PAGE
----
A CAPTCHA image (Completely Automated Public Turing Test to Tell Computers and Humans Apart) is a novel solution to prevent spam. You will find these being used in almost all user registration pages. The most commonly used Captchas are images that look like :
The logic is quite simple.. Present a randomly generated image to the user and request that it be typed back. After the form is submitted, a check is made whether the text entered by the user matches the actual content of the graphic. If they do match, it is a human!
The rendered graphic should have sufficient noise (lines, dots, curved fonts etc) so that simple OCRs (Optical Character Readers) do not bypass it.
The Zend Framework provides a class named Zend_Captcha_Image that does all the heavy lifting required for captcha implementation. A complete working php file that demonstrates the salient points is listed below (the example has deliberately been kept simple by avoiding MVC/Zend_Form components):
//do this loop if form has been submitted!
//captcha invalid.. redisplay..
//generate a new image on every loop..note that the location of this statement is important..
//if placed before the if isset command, the captcha check will never result in true!
//display the form..
<form action=”<?php echo $_SERVER[‘PHP_SELF’]?>” method=”post”>
<p>What does the word below say?</p>
<img src=”captcha/<?php echo $captchaId?>.png” alt=”captcha”>
<input type=”text” name=”captcha[input]” />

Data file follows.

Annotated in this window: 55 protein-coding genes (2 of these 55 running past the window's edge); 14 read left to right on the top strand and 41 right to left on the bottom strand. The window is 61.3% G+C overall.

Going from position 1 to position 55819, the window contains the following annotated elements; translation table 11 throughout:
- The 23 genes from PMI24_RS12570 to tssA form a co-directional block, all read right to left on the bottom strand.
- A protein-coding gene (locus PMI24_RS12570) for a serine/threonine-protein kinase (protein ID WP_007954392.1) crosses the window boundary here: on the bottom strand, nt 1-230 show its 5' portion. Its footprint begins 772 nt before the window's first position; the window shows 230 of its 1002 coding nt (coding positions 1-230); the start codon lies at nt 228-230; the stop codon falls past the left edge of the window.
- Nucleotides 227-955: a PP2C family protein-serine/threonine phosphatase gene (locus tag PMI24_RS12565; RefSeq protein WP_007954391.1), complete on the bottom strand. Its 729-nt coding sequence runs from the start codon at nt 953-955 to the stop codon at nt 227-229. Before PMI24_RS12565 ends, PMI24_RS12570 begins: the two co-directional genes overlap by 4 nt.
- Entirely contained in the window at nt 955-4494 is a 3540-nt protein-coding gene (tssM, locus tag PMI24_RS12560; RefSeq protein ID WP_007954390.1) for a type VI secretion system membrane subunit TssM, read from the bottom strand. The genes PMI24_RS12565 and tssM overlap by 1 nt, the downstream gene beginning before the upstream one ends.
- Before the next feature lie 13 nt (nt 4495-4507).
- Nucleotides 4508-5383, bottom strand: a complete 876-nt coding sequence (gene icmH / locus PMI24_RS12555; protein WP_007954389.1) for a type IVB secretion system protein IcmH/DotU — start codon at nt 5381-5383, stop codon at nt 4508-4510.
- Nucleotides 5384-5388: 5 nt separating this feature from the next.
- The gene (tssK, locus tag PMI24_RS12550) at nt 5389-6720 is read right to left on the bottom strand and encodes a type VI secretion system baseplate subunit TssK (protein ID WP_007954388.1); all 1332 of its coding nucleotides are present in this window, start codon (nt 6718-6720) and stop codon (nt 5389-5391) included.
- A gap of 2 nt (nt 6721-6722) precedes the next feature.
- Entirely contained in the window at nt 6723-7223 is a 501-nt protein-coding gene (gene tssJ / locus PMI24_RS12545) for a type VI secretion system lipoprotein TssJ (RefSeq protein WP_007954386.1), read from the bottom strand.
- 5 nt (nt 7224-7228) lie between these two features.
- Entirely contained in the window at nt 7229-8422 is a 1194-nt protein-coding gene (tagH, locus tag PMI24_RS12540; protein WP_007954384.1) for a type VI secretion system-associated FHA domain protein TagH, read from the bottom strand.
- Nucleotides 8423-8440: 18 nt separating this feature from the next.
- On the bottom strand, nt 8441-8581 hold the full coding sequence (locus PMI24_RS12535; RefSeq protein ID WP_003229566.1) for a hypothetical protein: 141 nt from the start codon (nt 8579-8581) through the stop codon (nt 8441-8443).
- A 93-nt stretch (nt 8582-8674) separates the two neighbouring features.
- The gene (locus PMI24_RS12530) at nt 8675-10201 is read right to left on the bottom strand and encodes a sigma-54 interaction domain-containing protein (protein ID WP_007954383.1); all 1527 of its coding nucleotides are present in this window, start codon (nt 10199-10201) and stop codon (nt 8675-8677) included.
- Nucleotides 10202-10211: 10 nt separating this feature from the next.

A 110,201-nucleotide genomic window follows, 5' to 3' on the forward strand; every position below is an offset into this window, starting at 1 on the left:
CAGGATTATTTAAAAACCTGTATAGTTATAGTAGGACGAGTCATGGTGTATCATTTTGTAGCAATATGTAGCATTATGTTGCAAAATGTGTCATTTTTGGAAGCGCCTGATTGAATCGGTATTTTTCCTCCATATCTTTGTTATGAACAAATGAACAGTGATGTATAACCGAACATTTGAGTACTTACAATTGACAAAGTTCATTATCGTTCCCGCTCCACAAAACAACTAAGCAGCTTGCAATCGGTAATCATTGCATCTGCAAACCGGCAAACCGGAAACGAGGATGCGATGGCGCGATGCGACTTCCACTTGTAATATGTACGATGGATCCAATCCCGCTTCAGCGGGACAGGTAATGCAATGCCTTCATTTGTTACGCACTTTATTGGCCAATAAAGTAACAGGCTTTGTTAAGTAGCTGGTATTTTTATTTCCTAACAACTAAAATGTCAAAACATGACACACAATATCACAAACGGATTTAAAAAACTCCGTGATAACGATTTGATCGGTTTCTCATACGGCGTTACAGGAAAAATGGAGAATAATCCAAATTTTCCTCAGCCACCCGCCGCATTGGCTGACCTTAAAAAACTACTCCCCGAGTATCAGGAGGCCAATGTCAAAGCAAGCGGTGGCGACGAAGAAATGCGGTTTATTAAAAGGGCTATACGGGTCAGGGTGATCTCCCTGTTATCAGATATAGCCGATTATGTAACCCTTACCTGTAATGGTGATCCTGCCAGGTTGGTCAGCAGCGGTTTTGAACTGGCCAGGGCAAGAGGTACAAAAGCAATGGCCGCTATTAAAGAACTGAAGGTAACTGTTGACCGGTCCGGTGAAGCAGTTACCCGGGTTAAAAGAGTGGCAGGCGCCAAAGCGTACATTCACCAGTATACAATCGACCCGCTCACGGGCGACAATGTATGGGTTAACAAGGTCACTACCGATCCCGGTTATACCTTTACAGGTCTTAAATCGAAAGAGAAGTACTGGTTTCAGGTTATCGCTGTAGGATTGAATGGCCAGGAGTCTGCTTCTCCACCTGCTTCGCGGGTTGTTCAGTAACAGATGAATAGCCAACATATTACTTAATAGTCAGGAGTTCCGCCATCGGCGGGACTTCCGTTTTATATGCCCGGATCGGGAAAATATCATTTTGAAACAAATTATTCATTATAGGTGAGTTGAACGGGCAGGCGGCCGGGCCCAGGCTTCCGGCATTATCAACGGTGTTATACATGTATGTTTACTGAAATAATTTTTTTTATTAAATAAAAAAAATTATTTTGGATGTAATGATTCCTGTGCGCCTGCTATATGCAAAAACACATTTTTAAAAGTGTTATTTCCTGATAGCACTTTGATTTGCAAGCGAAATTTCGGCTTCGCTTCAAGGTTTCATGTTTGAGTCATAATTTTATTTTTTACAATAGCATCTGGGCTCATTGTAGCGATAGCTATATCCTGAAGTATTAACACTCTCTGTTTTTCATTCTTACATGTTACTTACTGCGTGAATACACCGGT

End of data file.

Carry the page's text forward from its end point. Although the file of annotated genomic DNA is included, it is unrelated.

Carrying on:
<input type=”hidden” value=”<?php echo $captchaId?>” name=”captcha[id]” />
<input type=”submit” value=”Test me” />
Yeah.. it really is that simple!
The first two lines include the required Zend library files for use.
The next couple of lines instantiate the Zend_Captcha_Image object. Note that only the setFont() call is required.. All others are optional.
setWordLen : Number of characters in the rendered Captcha
setHeight: The height of the graphic
setFont: The font used to render the Captcha (Click here to download and use the Arial true type font)
setImgDir: The image directory where Zend will create the image files (.png). The webserver should have write permissions to this folder
setDotNoiseLevel: The noise generated by random dots in the Captcha
setLineNoiseLevel: The noise generated by random lines in the Captcha
Feel free to play around with these parameters to see the effect they have on the generated captcha image.
The next few lines of code (executed on form submit) does the check using the inbuilt method isValid() on the Captcha object. This function expects as parameter, an array containing
1. The input typed in by the user – captcha[‘input’]
2. The md5 hash of the generated captcha text that is conveniently returned by the generate() call and passed back as a hidden form variable – captcha[‘id’]
accomplishes quite a lot – It is responsible for the following:
1. Generating the captcha image and storing it in the specified image directory. PHP internally uses the gd graphics library to render the image.
2. Storing the “real value” corresponding to the image in a session variable
3. Returning an MD5 hash of the value that is generated. This hash value is used to name both the generated image file and the session variable (and that is why it needs to be passed into the isValid() method so the correct session variable can be queried)
The captcha image is created and stored in the folder specified by the setImgDir() function. The name follows the convention <md5>.png.. So, displaying the captcha to the user is simply a matter of displaying the generated image using an <img src> tag!
Zend_Captcha_Image class automatically deletes old/expired png files from the image directory (for those who don’t take my word for it, check the function _gc() routine in Zend/Captcha/Image.php.. This function is called after the generate() method – A randomization technique is employed to insure that the system does not spend too much time doing cleanup)